And tomorrow I have an interview with Pani Henryka Krzywanos, a tram driver in Gdansk who led the transportation strikes in August of 1980. Basically, thanks to the amazingly kind director at the Solidarity archive, I've been put in contact with 3 of the most important women in Solidarity. Whether or not I use this material for my Thesis, it's incredibly exciting to meet such legendary, strong women.

Saturday, August 18, 2007

Week 1 of Archive Work

I've been in Gdansk for a week now, staying with my awesome cousin and spending my days at the archive in the Solidarity main office building. I've learned that archival research is slow work but exciting. I'm looking through the Bibula, or underground press, to find articles about women. I'm also doing some interviews-I have a list of contacts so long that it's unbelievable, because word has spread that there is an American girl looking for information about women in Solidarity, and everyday somebody from the building will wander down to the basement to share some stories and give me a couple of contacts. This is cool, but probably not the most helpful information for my Thesis. I'm doing a few more interviews so as not to offend my kind archive benefactors. Plus, it's a pretty great experience to meet people involved in the movement I'm writing about-not many historians get that experience.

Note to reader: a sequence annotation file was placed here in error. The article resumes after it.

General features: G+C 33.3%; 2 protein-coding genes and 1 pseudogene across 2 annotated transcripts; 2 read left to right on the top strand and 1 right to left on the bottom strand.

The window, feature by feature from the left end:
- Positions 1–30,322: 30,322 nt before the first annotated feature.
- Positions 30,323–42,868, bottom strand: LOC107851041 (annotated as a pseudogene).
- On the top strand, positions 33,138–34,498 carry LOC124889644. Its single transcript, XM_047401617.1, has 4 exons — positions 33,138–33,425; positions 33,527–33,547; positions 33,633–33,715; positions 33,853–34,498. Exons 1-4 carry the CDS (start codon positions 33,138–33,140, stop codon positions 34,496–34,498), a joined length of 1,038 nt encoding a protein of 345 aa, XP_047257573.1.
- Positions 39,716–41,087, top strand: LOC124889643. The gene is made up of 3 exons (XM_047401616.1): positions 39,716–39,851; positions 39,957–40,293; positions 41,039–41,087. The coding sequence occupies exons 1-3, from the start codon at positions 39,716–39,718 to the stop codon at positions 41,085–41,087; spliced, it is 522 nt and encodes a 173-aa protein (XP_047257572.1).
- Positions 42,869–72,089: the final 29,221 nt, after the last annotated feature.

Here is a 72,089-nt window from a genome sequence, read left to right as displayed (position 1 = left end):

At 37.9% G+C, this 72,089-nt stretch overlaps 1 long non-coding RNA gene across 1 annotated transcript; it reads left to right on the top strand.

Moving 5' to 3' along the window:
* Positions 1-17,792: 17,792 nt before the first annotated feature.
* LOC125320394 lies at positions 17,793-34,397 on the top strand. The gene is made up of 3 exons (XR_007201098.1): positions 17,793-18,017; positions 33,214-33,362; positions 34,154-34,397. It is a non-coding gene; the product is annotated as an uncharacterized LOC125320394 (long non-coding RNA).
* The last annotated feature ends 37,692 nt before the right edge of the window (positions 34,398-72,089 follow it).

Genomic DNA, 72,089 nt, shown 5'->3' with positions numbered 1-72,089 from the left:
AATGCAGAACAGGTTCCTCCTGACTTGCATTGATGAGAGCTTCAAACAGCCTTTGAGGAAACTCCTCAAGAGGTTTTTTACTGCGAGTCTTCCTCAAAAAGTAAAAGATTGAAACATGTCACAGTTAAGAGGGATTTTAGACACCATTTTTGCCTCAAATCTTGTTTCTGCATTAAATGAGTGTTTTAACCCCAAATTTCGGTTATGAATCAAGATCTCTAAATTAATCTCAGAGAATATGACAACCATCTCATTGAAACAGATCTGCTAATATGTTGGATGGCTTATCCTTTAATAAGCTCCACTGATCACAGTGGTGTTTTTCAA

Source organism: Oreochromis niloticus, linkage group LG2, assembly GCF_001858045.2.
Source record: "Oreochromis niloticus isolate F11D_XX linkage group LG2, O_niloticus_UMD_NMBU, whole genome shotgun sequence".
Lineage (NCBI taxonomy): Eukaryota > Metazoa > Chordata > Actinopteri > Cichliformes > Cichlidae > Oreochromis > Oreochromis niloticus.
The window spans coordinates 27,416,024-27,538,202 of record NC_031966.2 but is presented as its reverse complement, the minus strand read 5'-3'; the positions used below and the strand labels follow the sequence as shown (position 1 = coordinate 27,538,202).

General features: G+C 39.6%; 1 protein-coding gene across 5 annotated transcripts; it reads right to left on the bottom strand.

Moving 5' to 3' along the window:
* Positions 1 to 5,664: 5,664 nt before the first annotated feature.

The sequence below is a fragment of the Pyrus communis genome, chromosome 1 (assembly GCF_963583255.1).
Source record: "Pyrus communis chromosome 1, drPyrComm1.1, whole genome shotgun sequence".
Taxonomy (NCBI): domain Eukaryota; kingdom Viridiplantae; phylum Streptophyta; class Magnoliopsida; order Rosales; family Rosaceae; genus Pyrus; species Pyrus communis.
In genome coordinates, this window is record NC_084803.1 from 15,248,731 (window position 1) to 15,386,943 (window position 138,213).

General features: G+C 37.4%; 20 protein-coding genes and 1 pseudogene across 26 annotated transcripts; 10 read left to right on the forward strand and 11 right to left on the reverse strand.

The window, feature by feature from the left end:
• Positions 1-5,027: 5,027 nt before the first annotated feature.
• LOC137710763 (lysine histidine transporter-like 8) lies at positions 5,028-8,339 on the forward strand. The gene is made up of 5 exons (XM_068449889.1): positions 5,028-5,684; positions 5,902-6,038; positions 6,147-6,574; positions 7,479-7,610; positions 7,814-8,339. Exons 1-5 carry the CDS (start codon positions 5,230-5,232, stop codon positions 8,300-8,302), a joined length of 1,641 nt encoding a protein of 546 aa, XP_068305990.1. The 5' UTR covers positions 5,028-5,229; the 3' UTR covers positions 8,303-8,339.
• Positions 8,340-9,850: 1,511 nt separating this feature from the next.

Today I am going to the Solidarity museum, to see the Roads to Freedom exhibit which was closed last time I was here.

And in 1.5 weeks I will be home!

Thursday, August 9, 2007

Pani Ania!

One week ago I was in despair because it looked like every archive I contacted about doing research was closed, either for vacation or remodeling. But my mom contacted a wonderfully helpful archive in Gdansk that is open, and the director put me in touch with none other than Pani Anna Walentynowicz. Pani Ania was critical to the 1980 shipyard strikes in Gdansk-it was, in fact, her firing just months before scheduled retirement that sparked the strikes, and she and Pani Ania Pienkowska motivated the shipyard workers to strike for Solidarity. She's a hugely tough lady, and on Wednesday, I got to meet her. We talked for about 3 hours (and by talked, I mean she shared amazing stories about Solidarity and I tried to inarticulately communicate understanding, empathy, and questions in my unfortunately poor Polish). Sadly, I didn't get any pictures with her because of camera battery issues, but I sat at this same table with her! (photos are courtesy of anna I'm returning to Gdansk over the weekend and have an invitation to come for a photo op if she's still in town.

And here's a photo of Anna Walentynowicz from back in the day-during the August 1980 strikes. I think ti's fair to make some comparisons between her and Rosa Parks-they were both iconic, strong, intelligent women who worked hard for civil rights and freedom. They're usually both remembered for simple acts of resistance but were true fighters. I'm still in disbelief that I got to meet her.

Saturday, August 4, 2007

Teraz, Tylko Jeden Tygien